A causal invitation from one friend to another has resulted in the creation of one of the area’s most unique new businesses.
Brian Lindenbaum and John-Michael Speelman are co-founders and co-owners of 1899 Indoor Golf, which opened in November.
Located at 4700 Everhard Road NW in Jackson Township, 1899 Golf has found its niche: providing a year-round, weatherproof venue for golfers.
“When we started talking about the idea, it just seemed like something the community would want and need,” Lindenbaum said.
The idea came to fruition after a holiday visit by the two former New Yorkers to Stark County in 2017. Their wives, Liz Bradley Lindenbaum and Erica Burmeister Speelman, grew up in Alliance and have been friends since high school.
Bradley Lindenbaum is the owner of Selene Stone, a boutique in downtown Canton.
During the visit, Lindenbaum suggested that he and Speelman go play some indoor golf. They discovered that the closest facility was in Cleveland.
1899 Indoor Golf employs the latest in technology that enables golfers to “play” on more than two dozen virtual golf courses around the world, at five indoor stations, plus a private VIP room that’s available to rent.
When a golfer hits a ball, a TrackMan simulator records the speed and spin of the ball and projects its flight based on data compiled from 1 billion indoor and outdoor shots, Lindenbaum said.
“It takes in a bunch of different factors, including how well it’s hit,” he said. “It computes all that.”
Two of the most popular simulated courses, he said, include Muirfield Village in Columbus, designed by PGA Hall of Fame golfer Jack Nicklaus, and the Old Course at St. Andrews, Scotland, where the game was invented.
Other popular course selections include the Mayfield Sand Ridge course in Chardon and Firestone in Akron.
Visitors may bring their own equipment or use the in-house Callaway clubs.
Lindenbaum said an advantage indoor golf offers is the ability for a single player to play a round in a short period of time, rather than the three to four hours it can take on a live course.
“The technology’s gotten really good in the last three or four years,” he said.
Lindenbaum and Speelman christened their company as a nod to Ohio’s deep connection to golf. 1899 is the year when Coburn Haskell, a dentist and avid golfer from Cleveland, and his friend, B.F. Goodrich President Bertram G. Work, received a patent for the world’s first “rubber-wound” golf ball, the basic elements of which are still in use today.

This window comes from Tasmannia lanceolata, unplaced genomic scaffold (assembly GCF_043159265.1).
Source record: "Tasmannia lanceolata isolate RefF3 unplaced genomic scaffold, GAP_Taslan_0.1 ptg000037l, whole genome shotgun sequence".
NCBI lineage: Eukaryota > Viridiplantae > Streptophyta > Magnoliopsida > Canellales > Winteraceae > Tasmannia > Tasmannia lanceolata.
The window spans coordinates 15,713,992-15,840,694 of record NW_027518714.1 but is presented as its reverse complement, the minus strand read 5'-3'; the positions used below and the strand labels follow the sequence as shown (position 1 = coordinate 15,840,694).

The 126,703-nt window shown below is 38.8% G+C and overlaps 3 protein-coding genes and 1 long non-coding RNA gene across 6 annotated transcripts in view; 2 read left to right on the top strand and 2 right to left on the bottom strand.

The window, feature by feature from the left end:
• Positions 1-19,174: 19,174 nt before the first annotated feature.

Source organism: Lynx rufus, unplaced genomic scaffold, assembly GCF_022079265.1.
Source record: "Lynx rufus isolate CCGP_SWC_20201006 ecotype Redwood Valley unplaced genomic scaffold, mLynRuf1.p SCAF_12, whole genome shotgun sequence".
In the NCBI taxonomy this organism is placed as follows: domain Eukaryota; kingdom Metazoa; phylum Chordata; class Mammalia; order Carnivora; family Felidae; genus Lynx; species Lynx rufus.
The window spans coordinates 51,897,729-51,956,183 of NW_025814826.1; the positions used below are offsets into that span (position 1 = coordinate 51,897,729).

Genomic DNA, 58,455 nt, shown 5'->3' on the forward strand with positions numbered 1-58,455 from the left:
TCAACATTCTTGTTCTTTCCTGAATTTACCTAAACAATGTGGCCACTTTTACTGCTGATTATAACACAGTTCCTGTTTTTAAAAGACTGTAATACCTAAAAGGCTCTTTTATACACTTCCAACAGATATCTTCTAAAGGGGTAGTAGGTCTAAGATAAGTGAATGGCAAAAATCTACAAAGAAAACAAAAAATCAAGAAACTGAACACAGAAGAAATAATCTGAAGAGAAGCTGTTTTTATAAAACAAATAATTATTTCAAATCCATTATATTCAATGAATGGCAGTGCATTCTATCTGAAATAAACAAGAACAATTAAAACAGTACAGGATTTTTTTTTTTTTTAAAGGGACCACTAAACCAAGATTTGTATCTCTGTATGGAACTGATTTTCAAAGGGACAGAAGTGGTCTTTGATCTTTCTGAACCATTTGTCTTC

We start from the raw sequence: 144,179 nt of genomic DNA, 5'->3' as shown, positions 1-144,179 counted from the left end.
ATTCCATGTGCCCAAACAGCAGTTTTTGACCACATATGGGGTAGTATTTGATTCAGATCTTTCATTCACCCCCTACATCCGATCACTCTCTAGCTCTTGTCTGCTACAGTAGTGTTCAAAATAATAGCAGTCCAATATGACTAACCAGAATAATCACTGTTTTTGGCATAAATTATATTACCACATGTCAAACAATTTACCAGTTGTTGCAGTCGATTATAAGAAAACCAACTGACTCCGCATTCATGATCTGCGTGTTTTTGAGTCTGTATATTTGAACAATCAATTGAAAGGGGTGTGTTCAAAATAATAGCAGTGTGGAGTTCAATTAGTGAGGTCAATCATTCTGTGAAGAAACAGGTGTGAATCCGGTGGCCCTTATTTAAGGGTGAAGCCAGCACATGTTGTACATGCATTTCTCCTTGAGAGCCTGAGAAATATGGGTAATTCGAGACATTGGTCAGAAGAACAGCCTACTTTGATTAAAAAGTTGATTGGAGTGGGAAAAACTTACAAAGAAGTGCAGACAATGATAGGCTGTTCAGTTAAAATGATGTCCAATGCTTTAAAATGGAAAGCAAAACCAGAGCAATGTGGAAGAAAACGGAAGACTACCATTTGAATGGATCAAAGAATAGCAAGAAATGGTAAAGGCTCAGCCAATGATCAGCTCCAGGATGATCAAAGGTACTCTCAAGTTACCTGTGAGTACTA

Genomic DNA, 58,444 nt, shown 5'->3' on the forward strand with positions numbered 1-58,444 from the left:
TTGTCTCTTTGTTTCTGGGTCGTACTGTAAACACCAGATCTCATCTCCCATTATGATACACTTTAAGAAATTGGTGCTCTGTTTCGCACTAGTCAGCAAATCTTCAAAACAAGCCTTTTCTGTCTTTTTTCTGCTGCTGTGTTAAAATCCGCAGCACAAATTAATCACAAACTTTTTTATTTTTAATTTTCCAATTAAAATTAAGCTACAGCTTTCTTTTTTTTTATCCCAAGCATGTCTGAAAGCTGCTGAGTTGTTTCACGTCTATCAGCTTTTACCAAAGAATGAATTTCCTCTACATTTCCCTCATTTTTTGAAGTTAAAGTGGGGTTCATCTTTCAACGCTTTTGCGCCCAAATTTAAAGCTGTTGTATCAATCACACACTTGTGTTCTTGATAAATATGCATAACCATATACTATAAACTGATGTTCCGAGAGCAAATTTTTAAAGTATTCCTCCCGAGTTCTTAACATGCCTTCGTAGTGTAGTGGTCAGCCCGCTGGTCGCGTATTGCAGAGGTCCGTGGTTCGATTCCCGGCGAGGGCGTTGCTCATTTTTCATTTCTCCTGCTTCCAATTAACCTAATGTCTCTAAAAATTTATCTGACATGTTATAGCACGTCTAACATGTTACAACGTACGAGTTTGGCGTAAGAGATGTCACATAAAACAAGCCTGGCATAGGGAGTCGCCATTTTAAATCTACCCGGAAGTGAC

“Ohio consistently ranks in the top five for rounds of golf played,” Lindenbaum said. “That’s despite the weather and including places like California, Arizona and Florida.”
The year 1899 also marks the opening of Ottawa Park, the state’s first public golf course, located in Toledo.
1899 Indoor Golf recently added E6, a brand of software which adds 60 more virtual courses, bringing the total to more than 90.
The partners say business has been brisk. More than 3,000 people, including a number of golf instructors from several local outdoor courses, have visited 1899 Golf since it opened in November.
1899 Indoor Golf also offers lessons provided by golf pros on staff. Other local pros also may access the facility for their own lessons for a fee, Lindenbaum said.
The men also are proud of their bar, which offers cocktails, a large selection of bourbon and scotch and beer crafted in Ohio.
Speelman said that they made the deliberate choice to carry Ohio products.
“We’d like the bar business to be just as popular,” Lindenbaum said. “To that end, we’ve designed a lot of really nice hand-crafted cocktails.”
The VIP room is located speakeasy-style, behind a door designed to look like a bookcase. It features a simulator, TVs and seating for more than 20. In February, someone rented the space for a Super Bowl party.
The two said 1899 Indoor Golf sees a wide variety of customers, “from 5-year-olds to an 85- year-old.”
The company is sponsoring leagues and recently added “Top Golf,” a game which has been likened to playing darts—only with golf shots.
The partners said they took up the game themselves about 12 years ago.
“It’s a hard game,” Lindenbaum said. “It’s an endless journey to get better.”
“It’s a timeless sport you can play your whole life,” Speelman said.
To learn more, visit 1899golf.com.